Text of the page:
Undocumented Immigrant Can be Lawyer, Florida Bar Says

The Florida Board of Bar Examiners says that an undocumented immigrant born in Mexico appears to qualify for a law license, but it still wants an advisory opinion from the state Supreme Court before making a final decision.

The board initially denied Jose Godinez-Samperio's admission to the bar but asked the justices to decide whether being an illegal immigrant disqualifies applicants. The new findings submitted to the Supreme Court on Monday are the result of a request by Godinez-Samperio to consider new information related to his character and fitness before the Supreme Court makes its decision.

Former Florida State University President Talbot "Sandy" D'Alemberte, now teaching law at the school, is representing his former student.

"I hope the bar examiners would just go ahead and approve his admission to the bar and just be done," D'Alemberte said Tuesday.

D'Alemberte, also a former American Bar Association president, said the board's findings that Godinez-Samperio had no moral character or fitness issues that would prevent his admission was more good news that could help the state Supreme Court rule in his favor. He said the justices could dismiss the board's request for an opinion.

I hope the bar examiners would just go ahead and approve his admission to the bar and just be done.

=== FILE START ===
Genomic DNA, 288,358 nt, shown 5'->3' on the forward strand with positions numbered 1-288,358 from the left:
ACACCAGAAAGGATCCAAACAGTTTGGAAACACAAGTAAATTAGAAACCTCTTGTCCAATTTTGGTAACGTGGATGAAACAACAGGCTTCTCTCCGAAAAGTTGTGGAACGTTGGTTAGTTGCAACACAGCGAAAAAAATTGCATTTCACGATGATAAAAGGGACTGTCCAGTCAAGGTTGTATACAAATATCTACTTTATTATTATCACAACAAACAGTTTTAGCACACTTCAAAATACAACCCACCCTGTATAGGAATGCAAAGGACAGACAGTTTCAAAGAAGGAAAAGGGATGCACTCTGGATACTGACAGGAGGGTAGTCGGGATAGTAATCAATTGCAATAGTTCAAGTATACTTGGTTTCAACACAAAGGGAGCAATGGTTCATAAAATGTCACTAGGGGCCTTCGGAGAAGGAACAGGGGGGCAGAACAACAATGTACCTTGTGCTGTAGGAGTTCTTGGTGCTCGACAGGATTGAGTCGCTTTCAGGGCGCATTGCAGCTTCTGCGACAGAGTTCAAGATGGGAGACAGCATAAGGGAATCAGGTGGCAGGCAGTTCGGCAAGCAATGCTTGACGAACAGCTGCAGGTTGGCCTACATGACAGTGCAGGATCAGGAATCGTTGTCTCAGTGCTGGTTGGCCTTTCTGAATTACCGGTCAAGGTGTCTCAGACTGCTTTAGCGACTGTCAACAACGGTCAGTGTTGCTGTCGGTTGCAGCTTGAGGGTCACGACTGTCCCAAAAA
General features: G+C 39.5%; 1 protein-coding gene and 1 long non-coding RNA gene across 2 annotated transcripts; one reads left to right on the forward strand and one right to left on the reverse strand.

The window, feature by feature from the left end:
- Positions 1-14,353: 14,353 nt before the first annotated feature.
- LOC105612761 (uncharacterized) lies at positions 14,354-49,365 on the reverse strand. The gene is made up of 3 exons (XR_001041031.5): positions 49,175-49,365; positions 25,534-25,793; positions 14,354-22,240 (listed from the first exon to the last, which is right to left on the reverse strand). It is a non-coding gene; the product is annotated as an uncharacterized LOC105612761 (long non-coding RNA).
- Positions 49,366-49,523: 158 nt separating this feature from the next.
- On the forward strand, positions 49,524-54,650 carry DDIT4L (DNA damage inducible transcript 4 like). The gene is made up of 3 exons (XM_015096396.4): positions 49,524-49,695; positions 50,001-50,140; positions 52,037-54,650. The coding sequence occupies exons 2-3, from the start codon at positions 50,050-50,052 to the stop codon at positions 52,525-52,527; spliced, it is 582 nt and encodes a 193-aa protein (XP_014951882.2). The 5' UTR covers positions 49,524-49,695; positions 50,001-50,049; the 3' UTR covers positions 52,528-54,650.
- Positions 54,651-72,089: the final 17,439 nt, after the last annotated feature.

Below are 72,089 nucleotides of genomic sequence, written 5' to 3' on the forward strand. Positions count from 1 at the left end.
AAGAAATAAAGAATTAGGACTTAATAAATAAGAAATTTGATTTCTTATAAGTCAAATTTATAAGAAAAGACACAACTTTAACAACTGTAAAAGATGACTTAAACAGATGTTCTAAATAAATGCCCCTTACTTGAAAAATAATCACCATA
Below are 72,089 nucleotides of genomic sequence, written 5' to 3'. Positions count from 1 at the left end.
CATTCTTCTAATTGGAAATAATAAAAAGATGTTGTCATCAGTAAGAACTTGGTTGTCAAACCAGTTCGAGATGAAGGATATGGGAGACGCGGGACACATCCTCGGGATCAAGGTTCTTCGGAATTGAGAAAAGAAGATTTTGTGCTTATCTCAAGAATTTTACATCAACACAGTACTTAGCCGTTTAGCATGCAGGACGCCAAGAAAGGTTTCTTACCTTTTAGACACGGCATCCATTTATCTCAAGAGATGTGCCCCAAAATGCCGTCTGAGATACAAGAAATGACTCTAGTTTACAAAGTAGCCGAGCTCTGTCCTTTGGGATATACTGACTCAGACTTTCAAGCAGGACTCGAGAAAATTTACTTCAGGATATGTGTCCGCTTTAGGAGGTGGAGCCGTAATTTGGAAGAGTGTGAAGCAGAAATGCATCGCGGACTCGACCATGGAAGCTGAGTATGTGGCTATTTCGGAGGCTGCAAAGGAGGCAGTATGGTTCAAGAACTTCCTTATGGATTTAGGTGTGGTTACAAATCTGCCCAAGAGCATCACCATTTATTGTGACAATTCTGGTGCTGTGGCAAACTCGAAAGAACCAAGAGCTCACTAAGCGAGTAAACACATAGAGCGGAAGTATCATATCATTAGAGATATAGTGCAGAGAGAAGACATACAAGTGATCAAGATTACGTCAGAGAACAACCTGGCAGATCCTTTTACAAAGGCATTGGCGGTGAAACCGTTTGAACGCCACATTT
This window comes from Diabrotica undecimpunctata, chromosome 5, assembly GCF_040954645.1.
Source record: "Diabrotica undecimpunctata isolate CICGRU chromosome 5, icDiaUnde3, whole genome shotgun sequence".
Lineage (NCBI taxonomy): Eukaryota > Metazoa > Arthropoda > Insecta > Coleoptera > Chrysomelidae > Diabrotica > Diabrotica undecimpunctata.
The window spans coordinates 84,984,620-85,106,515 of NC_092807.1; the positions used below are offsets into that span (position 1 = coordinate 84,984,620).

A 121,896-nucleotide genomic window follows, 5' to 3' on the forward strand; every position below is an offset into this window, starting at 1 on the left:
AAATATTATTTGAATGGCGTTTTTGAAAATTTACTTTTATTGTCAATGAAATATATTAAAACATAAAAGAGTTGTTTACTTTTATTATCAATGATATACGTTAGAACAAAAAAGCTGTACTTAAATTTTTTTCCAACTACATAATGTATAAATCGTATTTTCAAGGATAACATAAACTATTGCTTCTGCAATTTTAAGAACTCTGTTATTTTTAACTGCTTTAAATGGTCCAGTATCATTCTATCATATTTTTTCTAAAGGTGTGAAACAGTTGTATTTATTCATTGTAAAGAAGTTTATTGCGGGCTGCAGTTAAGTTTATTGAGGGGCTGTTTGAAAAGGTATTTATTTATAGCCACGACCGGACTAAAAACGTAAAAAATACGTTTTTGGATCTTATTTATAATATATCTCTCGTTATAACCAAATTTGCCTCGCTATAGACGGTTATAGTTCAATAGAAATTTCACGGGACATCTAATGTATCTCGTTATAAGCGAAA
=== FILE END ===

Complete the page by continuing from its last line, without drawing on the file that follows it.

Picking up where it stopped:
— Former Florida State University President Talbot "Sandy" D'Alemberte

President Barack Obama announced in June that his administration will let illegal immigrants remain in the United States if they are no older than 30, arrived as children, have no criminal history and graduated from high school or served in the military.

D'Alemberte filed a motion with the justices last month arguing that makes Godinez-Samperio eligible for legal immigration status and work authorization.

"No grounds remain for denying or further delaying his admission to the Florida Bar," D'Alemberte wrote.

The board also acknowledged, in a separate filing, that the Obama administration's new policy is relevant to Godinez-Samperio's case, but contended D'Alemberte violated a court rule by including argument in his motion for an order directing the board to conclude its investigation. The board says that request now is moot because of the new findings it has filed.

Godinez-Samperio's parents brought him to the United States from Mexico on a visitor's visa when he was 9. They overstayed their visas and never returned to Mexico. He grew up in rural Hillsborough County where his father, a veterinarian in Mexico, milked cows on a dairy farm, and his mother, a dentist, worked at a factory that made sliding glass doors.

Godinez-Samperio, 25, graduated from New College, earned a law degree from Florida State and passed the bar exam.

Based on reporting by the Associated Press.

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